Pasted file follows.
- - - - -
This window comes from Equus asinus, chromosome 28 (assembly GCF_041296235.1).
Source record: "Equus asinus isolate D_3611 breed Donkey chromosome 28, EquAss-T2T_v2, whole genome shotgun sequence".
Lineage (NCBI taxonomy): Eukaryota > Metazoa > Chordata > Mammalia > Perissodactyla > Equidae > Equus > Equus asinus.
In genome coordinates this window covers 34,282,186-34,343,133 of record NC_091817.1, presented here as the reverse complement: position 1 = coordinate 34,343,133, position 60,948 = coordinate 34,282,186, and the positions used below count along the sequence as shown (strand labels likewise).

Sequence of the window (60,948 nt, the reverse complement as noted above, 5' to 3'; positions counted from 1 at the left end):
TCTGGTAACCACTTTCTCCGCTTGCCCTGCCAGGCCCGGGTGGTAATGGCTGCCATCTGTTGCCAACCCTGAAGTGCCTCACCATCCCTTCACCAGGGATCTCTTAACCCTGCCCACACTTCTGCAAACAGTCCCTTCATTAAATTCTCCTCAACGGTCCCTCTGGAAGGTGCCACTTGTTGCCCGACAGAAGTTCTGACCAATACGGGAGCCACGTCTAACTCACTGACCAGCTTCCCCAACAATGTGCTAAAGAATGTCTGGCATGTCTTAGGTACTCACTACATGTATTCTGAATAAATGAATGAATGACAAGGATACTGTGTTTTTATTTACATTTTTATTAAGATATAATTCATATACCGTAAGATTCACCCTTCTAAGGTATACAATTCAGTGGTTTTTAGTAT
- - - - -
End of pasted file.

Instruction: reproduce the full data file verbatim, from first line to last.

This window comes from Equus asinus, chromosome 28 (assembly GCF_041296235.1).
Source record: "Equus asinus isolate D_3611 breed Donkey chromosome 28, EquAss-T2T_v2, whole genome shotgun sequence".
Lineage (NCBI taxonomy): Eukaryota > Metazoa > Chordata > Mammalia > Perissodactyla > Equidae > Equus > Equus asinus.
In genome coordinates this window covers 34,282,186-34,343,133 of record NC_091817.1, presented here as the reverse complement: position 1 = coordinate 34,343,133, position 60,948 = coordinate 34,282,186, and the positions used below count along the sequence as shown (strand labels likewise).

Sequence of the window (60,948 nt, the reverse complement as noted above, 5' to 3'; positions counted from 1 at the left end):
TCTGGTAACCACTTTCTCCGCTTGCCCTGCCAGGCCCGGGTGGTAATGGCTGCCATCTGTTGCCAACCCTGAAGTGCCTCACCATCCCTTCACCAGGGATCTCTTAACCCTGCCCACACTTCTGCAAACAGTCCCTTCATTAAATTCTCCTCAACGGTCCCTCTGGAAGGTGCCACTTGTTGCCCGACAGAAGTTCTGACCAATACGGGAGCCACGTCTAACTCACTGACCAGCTTCCCCAACAATGTGCTAAAGAATGTCTGGCATGTCTTAGGTACTCACTACATGTATTCTGAATAAATGAATGAATGACAAGGATACTGTGTTTTTATTTACATTTTTATTAAGATATAATTCATATACCGTAAGATTCACCCTTCTAAGGTATACAATTCAGTGGTTTTTAGTAT